Best selling author Michael Connelly is a big jazz fan, something that is clearly evident to readers of his crime novels featuring fictional LAPD detective Harry Bosch. He likens the improvisational nature of jazz to writing a book and highlights some of his favorite tracks from the genre, alongside a pick from a blues rocker and an anthemic pop song. Michael’s latest book is called “The Black Box”.
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1. Lullaby by Frank Morgan
2. Patricia by Art Pepper
3. But Beautiful by Boz Scaggs
4. Bell Bottom Blues by Eric Clapton
5. Anna Sun by Walk The Moon
Eric J Lawrence: Hi, I’m Eric J Lawrence and I am here with best-selling author Michael Connelly. Many of his crime novels have featured fictional LAPD detective Harry Bosch, who happens to be a big jazz fan. But today ,we’re going to be talking about songs that have inspired Michael himself over the years as part of KCRW’s Guest DJ Project. Michael, thank you so much for coming down.
Michael Connelly: Thanks for having me on.
EJL: So, what’s the first track you got for us?
MC: The first one is “Lullaby” by Frank Morgan.You mentioned Harry Bosch, and I consider this his anthem. I didn’t grow up liking jazz and when I started writing about Harry, I started looking for jazz, learning about jazz, and appreciating jazz. One of the first artists that really connected with me, and therefore Harry, was Frank Morgan.
He’s got a great back story of redemption, of overcoming the odds. He spent almost thirty years in prison before recording “Lullaby,” but it’s a very strong saxophone solo that is to me sad, yet resolute, and it kind of speaks to redemption. It’s strange when you’re writing these books you can mention music, but the reader can’t hear it, it’s on the page. But if you can describe it and put it in terms of character, I think it works. Almost by osmosis, it gets into the reader and they get an understanding of the character and that’s what I try to do with jazz. I often play it to start my day of writing, kind of like, you know, raising the flag, because it really drops me into thinking about Harry Bosch and his kind of lonely pursuit.
Song: Frank Morgan -- Lullaby
EJL: What is it about that character that really made you think jazz as his preference?
MC: The architecture of Harry Bosch is, in short, an outsider with an insider’s job. I grew up loving the private eye novels and these were outsiders, people who were suspicious of a corrupt state. That’s what brought me to the table as a writer, but I was also a newspaper reporter for a long time. I covered places like the Los Angeles Police Department, and I felt I had an in, so when it was time for me to write novels and create a character, I didn’t want to go the private eye route, I wanted to have the guy have a badge, and a gun, and represent the state, but I wanted him to have some of those dimensions of the private eye, kind of feel like an outsider. And to me jazz is an outsider’s music, especially, saxophones. It’s just, I think it’s innately a lonely sound and that would be what Harry Bosch is about, his lonely pursuit of truth, of understanding about himself.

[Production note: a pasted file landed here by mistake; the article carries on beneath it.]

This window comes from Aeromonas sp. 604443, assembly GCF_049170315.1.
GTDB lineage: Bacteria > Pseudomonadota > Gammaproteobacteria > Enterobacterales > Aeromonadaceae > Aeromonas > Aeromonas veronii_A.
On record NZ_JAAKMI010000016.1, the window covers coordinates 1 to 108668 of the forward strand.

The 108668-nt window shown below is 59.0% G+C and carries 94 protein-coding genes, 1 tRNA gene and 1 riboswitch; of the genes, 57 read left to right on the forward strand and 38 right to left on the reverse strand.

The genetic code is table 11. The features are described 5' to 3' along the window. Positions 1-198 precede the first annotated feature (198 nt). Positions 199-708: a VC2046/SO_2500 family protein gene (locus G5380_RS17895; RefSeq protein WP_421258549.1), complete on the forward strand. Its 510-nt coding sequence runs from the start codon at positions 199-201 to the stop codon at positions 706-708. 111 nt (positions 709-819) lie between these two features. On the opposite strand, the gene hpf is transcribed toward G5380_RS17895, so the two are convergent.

EJL: Well, here it is a selection from Frank Morgan. The track is “Lullaby.”
Song: Frank Morgan - “Lullaby”
EJL: That was “Lullaby” from Frank Morgan selected by our guest Michael Connelly. So the next track you’ve got for us is another jazz saxophonist, Art Pepper.
MC: Yeah, this is a song that connects again to Harry Bosch, but also to me more recently. I happen to know that Patricia is the name of Art Pepper’s daughter, and he was, you know, a consummate road warrior always playing clubs and traveling, and he also spent some time in prison, so he, his choices in life took him away from his daughter, separated him, and he tried to put together his love of his daughter, in a way his apology, in this one song.
As far as Harry Bosch goes, there’s a kind of built-in mythology in the novels where Harry grew up not knowing who his father was, but there were Art Pepper records around the house. His mother liked listening to Art Pepper and hung around places in L.A. in the ‘50s, the jazz places, Shelly’s Manne Hole, and things like that, and saw Art Pepper, and so Harry, needing a father, made one up and he, he believed it was Art Pepper.
EJL: Well here’s Art Pepper with “Patricia” selected by our guest Michael Connelly.
Song: Art Pepper – “Patricia”
EJL: That was “Patricia” by Art Pepper, as selected by our guest Michael Connelly. When you write do you use music in the background?